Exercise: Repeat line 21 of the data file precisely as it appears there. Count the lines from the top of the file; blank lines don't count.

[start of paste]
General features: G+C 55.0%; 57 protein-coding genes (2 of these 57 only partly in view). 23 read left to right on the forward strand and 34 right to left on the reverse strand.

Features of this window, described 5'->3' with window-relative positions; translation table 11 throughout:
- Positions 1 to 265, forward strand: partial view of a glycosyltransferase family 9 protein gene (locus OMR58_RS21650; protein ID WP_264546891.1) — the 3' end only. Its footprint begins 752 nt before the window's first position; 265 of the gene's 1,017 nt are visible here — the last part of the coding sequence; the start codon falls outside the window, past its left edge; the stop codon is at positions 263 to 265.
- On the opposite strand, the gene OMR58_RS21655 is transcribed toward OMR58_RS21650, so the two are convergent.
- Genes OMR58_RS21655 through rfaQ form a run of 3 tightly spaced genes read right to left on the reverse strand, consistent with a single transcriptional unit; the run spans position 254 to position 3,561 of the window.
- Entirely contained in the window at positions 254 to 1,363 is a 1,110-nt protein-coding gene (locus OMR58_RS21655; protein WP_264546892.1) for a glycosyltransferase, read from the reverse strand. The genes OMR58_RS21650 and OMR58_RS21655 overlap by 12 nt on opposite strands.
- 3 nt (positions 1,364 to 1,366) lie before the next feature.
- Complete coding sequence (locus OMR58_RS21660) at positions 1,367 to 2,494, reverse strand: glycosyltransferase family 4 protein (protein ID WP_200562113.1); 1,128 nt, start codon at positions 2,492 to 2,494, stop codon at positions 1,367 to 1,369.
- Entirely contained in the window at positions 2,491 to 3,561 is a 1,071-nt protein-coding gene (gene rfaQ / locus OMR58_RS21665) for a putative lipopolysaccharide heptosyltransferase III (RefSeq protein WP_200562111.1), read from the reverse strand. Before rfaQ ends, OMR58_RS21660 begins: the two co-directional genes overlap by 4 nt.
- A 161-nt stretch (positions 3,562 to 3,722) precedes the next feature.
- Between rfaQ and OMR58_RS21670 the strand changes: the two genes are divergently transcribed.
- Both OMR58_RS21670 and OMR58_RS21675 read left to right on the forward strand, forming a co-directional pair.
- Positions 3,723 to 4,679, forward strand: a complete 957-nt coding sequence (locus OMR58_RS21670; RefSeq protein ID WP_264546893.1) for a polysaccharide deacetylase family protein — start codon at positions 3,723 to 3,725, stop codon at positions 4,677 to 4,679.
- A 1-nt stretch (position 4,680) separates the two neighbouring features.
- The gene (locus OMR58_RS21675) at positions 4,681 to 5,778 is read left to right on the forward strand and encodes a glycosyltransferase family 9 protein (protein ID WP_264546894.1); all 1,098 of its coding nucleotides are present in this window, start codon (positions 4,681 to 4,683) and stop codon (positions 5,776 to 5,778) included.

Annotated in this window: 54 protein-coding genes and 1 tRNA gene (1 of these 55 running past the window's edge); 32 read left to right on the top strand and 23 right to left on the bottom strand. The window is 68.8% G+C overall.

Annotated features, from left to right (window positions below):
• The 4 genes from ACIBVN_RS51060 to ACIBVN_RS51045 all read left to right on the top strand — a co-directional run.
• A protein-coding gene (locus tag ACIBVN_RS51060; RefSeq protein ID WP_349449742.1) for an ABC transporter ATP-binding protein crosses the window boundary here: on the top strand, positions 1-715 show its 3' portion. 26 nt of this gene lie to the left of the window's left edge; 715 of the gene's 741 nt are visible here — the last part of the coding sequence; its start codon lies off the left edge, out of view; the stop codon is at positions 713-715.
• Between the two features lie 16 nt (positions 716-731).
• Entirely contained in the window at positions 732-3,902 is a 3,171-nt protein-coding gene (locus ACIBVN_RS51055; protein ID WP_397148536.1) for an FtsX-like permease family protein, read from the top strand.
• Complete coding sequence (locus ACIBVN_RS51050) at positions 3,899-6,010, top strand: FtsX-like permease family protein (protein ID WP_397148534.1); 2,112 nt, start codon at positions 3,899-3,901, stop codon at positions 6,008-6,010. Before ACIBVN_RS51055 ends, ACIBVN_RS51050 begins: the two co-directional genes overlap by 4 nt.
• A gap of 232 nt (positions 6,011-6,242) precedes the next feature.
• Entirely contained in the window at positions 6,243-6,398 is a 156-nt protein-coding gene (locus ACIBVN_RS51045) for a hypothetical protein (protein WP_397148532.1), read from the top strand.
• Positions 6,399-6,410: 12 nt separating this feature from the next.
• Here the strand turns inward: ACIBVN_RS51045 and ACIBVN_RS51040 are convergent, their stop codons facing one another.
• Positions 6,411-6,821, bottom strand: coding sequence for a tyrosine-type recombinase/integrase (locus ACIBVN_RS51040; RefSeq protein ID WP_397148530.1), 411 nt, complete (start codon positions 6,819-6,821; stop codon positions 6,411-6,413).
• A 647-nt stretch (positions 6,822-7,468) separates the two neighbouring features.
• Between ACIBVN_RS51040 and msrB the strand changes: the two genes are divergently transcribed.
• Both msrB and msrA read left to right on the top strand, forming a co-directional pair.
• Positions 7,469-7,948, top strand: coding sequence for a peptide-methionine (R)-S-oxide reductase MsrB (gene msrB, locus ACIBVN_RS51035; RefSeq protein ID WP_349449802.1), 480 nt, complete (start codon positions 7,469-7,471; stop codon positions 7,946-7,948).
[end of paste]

• Entirely contained in the window at positions 732-3,902 is a 3,171-nt protein-coding gene (locus ACIBVN_RS51055; protein ID WP_397148536.1) for an FtsX-like permease family protein, read from the top strand.